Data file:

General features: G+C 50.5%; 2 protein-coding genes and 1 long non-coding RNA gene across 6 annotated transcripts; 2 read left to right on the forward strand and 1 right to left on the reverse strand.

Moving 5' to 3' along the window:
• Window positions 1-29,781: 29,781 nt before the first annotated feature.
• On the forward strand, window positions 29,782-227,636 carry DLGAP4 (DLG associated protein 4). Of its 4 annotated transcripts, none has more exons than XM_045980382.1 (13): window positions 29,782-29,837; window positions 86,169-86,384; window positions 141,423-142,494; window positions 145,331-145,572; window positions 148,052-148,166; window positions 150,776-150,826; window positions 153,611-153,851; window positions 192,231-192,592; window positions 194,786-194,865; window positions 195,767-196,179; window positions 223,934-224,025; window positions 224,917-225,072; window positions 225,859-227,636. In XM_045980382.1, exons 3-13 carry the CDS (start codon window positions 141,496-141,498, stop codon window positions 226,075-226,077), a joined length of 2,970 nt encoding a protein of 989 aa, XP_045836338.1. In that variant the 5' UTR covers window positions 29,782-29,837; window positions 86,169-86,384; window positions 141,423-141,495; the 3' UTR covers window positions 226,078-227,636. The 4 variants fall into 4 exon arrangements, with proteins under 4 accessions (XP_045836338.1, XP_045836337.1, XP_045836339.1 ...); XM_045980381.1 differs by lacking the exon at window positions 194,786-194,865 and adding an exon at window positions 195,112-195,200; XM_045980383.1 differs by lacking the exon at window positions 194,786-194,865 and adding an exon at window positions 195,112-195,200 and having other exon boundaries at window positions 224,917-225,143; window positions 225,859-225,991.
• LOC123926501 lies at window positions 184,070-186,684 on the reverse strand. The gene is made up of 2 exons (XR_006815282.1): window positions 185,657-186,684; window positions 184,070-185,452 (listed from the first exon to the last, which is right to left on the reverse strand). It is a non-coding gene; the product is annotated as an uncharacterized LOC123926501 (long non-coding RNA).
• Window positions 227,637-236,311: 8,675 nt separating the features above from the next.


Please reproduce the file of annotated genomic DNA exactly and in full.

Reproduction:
General features: G+C 50.5%; 2 protein-coding genes and 1 long non-coding RNA gene across 6 annotated transcripts; 2 read left to right on the forward strand and 1 right to left on the reverse strand.

Moving 5' to 3' along the window:
• Window positions 1-29,781: 29,781 nt before the first annotated feature.
• On the forward strand, window positions 29,782-227,636 carry DLGAP4 (DLG associated protein 4). Of its 4 annotated transcripts, none has more exons than XM_045980382.1 (13): window positions 29,782-29,837; window positions 86,169-86,384; window positions 141,423-142,494; window positions 145,331-145,572; window positions 148,052-148,166; window positions 150,776-150,826; window positions 153,611-153,851; window positions 192,231-192,592; window positions 194,786-194,865; window positions 195,767-196,179; window positions 223,934-224,025; window positions 224,917-225,072; window positions 225,859-227,636. In XM_045980382.1, exons 3-13 carry the CDS (start codon window positions 141,496-141,498, stop codon window positions 226,075-226,077), a joined length of 2,970 nt encoding a protein of 989 aa, XP_045836338.1. In that variant the 5' UTR covers window positions 29,782-29,837; window positions 86,169-86,384; window positions 141,423-141,495; the 3' UTR covers window positions 226,078-227,636. The 4 variants fall into 4 exon arrangements, with proteins under 4 accessions (XP_045836338.1, XP_045836337.1, XP_045836339.1 ...); XM_045980381.1 differs by lacking the exon at window positions 194,786-194,865 and adding an exon at window positions 195,112-195,200; XM_045980383.1 differs by lacking the exon at window positions 194,786-194,865 and adding an exon at window positions 195,112-195,200 and having other exon boundaries at window positions 224,917-225,143; window positions 225,859-225,991.
• LOC123926501 lies at window positions 184,070-186,684 on the reverse strand. The gene is made up of 2 exons (XR_006815282.1): window positions 185,657-186,684; window positions 184,070-185,452 (listed from the first exon to the last, which is right to left on the reverse strand). It is a non-coding gene; the product is annotated as an uncharacterized LOC123926501 (long non-coding RNA).
• Window positions 227,637-236,311: 8,675 nt separating the features above from the next.